backtop


Print 105 comment(s) - last by afkrotch.. on Feb 17 at 2:43 AM


GM's 2010 Chevy Volt will offer 40 all-electric miles on a charge and will then get 50 mpg running on its gas-burning engine-generator system. GM is paying a lot of attention to fine details on the vehicle and is getting some help from Bose and Goodyear to help deliver the promised range.

GM is working with communities and cities to make electric charging stations a common site. This should help give the Volt a boost.
GM promises lots of improvements each year are in store for the Volt

General Motors' Chevrolet Volt will launch late in 2010 and is expected to usher in a new era for vehicles powered primarily by batteries. The four-passenger Volt can travel 40 miles on battery power alone and can be recharged either via its onboard gasoline engine-generator (which gets 50 mpg) or from a household outlet overnight (or at local charging stations).

Now that GM is getting closer to the launch of the vehicle, more information is being revealed about how the company plans to keep the vehicle up to date while at the same time lowering production costs and space requirements for critical components.

GM says that Volt customers can expect to see frequent updates each year, something virtually unheard of in the automotive world.  Frank Weber, GM's global vehicle line executive for the Volt describes, "This is almost like getting software updates into your car.  This is not a mechanical world. This is suddenly you get updates, improvements much more rapidly.  So, even within a vehicle lifecycle you will see updates that are very significant."

Top on GM's wish list is improving the Volt's battery.  GM wants to cut the costs of producing the battery, so that the Volt can be cost competitive with its other offerings eventually.  On the same note, it wants the battery to be smaller as well.  The battery, a 400-pound (181 kg) T-shaped battery pack, has cells manufactured by Korea's LG Chem, while the pack itself is assembled by GM in the U.S.  GM has not ruled out using A123's competitive designs, should they mature sufficiently.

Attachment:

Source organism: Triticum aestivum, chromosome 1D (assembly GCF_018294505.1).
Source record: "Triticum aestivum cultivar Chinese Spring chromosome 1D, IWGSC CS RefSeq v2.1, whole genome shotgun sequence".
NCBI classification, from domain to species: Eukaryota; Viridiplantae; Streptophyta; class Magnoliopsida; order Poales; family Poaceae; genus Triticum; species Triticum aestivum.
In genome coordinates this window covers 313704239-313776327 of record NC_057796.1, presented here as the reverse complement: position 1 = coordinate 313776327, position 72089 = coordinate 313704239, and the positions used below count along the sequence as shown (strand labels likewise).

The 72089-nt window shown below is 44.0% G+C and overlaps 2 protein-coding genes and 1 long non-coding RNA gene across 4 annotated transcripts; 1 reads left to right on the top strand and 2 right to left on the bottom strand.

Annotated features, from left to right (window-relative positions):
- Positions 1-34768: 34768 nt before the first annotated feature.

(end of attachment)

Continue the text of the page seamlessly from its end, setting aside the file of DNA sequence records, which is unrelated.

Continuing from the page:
GM officials reiterate that the goal with the battery improvements is not to extend the range the vehicle can go before burning gas, which they believe is already sufficient.  Rather, size and cost are the driving concerns.  States Mr. Weber, "My goal is not to go from 40 to 60 (miles) in the next generation vehicles.  My expectation is that the battery is equally capable, but they are half the size and half the cost of the batteries that go into the car right now."

Mr. Weber believes that the Volt is much more competitive than other plug-in hybrids coming to the market or pure electrics.  He believes the Volt's battery system is a solid platform, and should last several generations of vehicles via iterative improvements.  Furthermore, he believes the general market just isn't ready for battery-pack only vehicles like Tesla Motors' Roadster (without gasoline generators like the Volt).  Given the lengths GM had to go to deliver a 40 mile range on a battery pack not priced astronomically high -- including reducing friction on the tires and the battery drain from electronics such as stereo systems -- this assertion seems fair.

Goodyear Tire & Rubber Co. is providing the special new tires to the Volt to help reduce its friction with the road.   Bose is applying its expertise to developing a lightweight extra energy efficient premium stereo system for the car as well.